The Ewey-Gooey Side of Human Simulation

By Tim
Courtesy Argonne Labs

Courtesy Argonne Labs

Yep, it had to come to this. If you’re a bit squeamish, you may want to stop reading now. But if you want to know what it takes to accurately simulate the human body and develop innovative medical treatments, then read on… at your own risk.

As I mentioned in my previous posts, bioengineers must accurately model human body tissue in order to perform realistic simulation of medical devices and treatments. So, what is human body tissue? Here’s a simple definition of biological tissue from www.dictionary.com: “An aggregate of similar cells and cell products forming a definite kind of structural material with a specific function, in a multicellular organism”.

Still with me? This blog is going to get gooey really fast.

Check out how engineers at Argonne Labs along with researchers as the University of Chicago Medical School are using Abaqus FEA to simulate the effect of cooling kidneys with ice slurry to prolong surgery procedures. Their innovative coolant enables surgeons to nearly triple the time allotted for laparoscopic procedures. Take a peak at their animation of the kidney cooling analysis here.

Courtesy University of Frankfurt

Courtesy University of Frankfurt

Who wants bedsores? Not me, nor the patients who experience prolonged periods of bed rest. Unfortunately, this painful and health-threatening problem strikes thousands of patients every year. Researchers at the University of Frankfurt are working to solve this problem by using Abaqus to analyze how patient contact with hospital beds cause internal stress and strain on human tissue. Check out their case study at Product Design and Development’s website.

Prefer some more cerebral images? Check out the analysis and visualization being peformed by bioengineers at Boston University.

Courtesy Boston University
Courtesy Boston University

They are using Abaqus to study how electrodes perform when implanted into a patient’s brain to monitor epileptic activity for surgical pre-evaluation. You can read details of their brain EEG study in this related Abaqus Tech Brief.

So, if you’re not completely grossed out by all the human tissue flying around, then do a Google search using the key words human tissue simulation with Abaqus.

Let me know if you find some good, ‘ewey-gooey’ realistic simuation examples.

Enjoy

Tim
ps – In future posts I will continue our medical journey, but for now I need some fresh air.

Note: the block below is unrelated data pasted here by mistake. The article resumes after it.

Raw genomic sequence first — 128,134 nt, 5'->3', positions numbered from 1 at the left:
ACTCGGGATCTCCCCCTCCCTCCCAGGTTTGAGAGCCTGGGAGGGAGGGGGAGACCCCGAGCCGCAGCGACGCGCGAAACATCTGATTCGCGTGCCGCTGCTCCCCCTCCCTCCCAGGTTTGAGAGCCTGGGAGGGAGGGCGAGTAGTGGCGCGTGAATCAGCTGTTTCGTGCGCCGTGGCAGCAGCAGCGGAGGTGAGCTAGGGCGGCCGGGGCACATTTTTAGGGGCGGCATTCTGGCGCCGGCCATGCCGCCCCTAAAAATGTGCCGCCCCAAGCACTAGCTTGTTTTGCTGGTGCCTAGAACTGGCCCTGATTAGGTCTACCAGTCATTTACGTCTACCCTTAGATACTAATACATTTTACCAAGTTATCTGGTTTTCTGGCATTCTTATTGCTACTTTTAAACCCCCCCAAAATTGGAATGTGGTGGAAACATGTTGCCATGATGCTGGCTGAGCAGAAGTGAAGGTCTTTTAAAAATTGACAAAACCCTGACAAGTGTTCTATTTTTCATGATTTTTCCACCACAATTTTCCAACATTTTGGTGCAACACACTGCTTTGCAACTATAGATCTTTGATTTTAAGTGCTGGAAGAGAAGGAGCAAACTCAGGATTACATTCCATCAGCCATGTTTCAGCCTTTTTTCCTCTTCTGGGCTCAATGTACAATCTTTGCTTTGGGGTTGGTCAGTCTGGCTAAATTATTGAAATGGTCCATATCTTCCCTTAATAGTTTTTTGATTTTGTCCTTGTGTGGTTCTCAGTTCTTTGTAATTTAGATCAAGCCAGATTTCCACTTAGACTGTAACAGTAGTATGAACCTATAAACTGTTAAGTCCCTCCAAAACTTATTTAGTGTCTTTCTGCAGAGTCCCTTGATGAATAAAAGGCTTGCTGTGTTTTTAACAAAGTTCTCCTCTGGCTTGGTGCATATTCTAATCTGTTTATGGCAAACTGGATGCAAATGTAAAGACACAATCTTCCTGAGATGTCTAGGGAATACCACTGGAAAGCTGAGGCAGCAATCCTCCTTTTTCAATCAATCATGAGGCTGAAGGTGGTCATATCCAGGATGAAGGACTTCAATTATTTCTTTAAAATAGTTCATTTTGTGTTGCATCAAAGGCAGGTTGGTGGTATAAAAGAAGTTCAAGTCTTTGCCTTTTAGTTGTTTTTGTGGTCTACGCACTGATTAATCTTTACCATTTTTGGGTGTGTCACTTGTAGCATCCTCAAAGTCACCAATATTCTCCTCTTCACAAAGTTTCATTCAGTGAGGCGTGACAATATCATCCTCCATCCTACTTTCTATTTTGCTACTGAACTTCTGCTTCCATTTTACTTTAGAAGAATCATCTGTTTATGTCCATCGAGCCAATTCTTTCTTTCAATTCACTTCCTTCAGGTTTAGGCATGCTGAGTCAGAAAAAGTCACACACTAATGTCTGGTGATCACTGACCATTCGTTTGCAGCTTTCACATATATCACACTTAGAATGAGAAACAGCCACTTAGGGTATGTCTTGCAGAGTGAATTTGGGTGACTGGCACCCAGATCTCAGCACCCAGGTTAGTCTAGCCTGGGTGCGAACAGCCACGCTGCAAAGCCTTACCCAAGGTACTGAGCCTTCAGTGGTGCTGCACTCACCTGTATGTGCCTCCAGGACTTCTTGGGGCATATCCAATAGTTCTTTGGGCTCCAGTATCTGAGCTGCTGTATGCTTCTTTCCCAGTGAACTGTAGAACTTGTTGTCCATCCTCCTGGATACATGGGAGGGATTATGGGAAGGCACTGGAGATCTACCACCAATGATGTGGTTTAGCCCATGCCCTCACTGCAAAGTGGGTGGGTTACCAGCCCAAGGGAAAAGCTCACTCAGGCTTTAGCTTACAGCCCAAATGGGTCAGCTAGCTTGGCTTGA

More VIRTUAL Better REAL Engines

By Jonathan

We hear lots of examples of how VIRTUAL simulation can save time and costs and improve quality, well…I’m going to give you another one!

I’ve been talking recently to two REAL engine manufacturers:

Manufacturer A uses virtual simulation in their engine development process (for structural limits, NVH, fatigue, dynamics, lubrification, etc.). They have a big analysis department, but strangely the engine engineers still do a vast majortiy of their simulation on physical prototypes – they just don’t have enough confidence in their virtual simulation processes. Today’s economic situation is cripling this company where teams are much smaller (contractors have been fired), budgets are even tighter BUT better products need to get out of the door faster than ever to stay competitive.

Manufacturer B also uses virtual simulation but it is much more of an integral part of their product development, EVERY engineer or designer has bought in. They are nearly at a point where they can virtually simulate the whole engine, using physical prototypes for the final sign off before going in to production. They have been able to reduce their previous 6 validation cycles, i.e. design + FEA + physical prototype, to 5 or 4 cycles. The first thing that comes to mind is “great, they’ve been able to make significant cost & time savings in removing 2 physical prototypes” and yes they have reduced costs on product development. But what’s interesting is that they have chosen to keep the overall development time as before and use the “extra” time to improve product quality and more importantly improve their ability to bring new ideas to market with greater confidence, i.e. reducing risks.